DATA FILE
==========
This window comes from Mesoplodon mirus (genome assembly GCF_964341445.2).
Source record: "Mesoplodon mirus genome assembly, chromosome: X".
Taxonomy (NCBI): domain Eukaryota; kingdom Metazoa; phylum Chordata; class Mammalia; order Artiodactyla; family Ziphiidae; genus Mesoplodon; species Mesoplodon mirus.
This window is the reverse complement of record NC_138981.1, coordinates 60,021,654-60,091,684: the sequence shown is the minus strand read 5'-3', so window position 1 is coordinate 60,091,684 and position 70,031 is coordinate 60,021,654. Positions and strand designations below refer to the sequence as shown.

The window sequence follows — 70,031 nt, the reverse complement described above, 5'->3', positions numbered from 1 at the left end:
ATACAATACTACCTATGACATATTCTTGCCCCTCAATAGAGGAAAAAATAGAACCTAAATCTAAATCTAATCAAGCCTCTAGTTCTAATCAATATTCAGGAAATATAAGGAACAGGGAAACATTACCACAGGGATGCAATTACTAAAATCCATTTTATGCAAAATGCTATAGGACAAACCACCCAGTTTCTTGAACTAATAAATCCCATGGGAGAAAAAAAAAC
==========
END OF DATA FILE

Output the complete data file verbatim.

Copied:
This window comes from Mesoplodon mirus (genome assembly GCF_964341445.2).
Source record: "Mesoplodon mirus genome assembly, chromosome: X".
Taxonomy (NCBI): domain Eukaryota; kingdom Metazoa; phylum Chordata; class Mammalia; order Artiodactyla; family Ziphiidae; genus Mesoplodon; species Mesoplodon mirus.
This window is the reverse complement of record NC_138981.1, coordinates 60,021,654-60,091,684: the sequence shown is the minus strand read 5'-3', so window position 1 is coordinate 60,091,684 and position 70,031 is coordinate 60,021,654. Positions and strand designations below refer to the sequence as shown.

The window sequence follows — 70,031 nt, the reverse complement described above, 5'->3', positions numbered from 1 at the left end:
ATACAATACTACCTATGACATATTCTTGCCCCTCAATAGAGGAAAAAATAGAACCTAAATCTAAATCTAATCAAGCCTCTAGTTCTAATCAATATTCAGGAAATATAAGGAACAGGGAAACATTACCACAGGGATGCAATTACTAAAATCCATTTTATGCAAAATGCTATAGGACAAACCACCCAGTTTCTTGAACTAATAAATCCCATGGGAGAAAAAAAAAC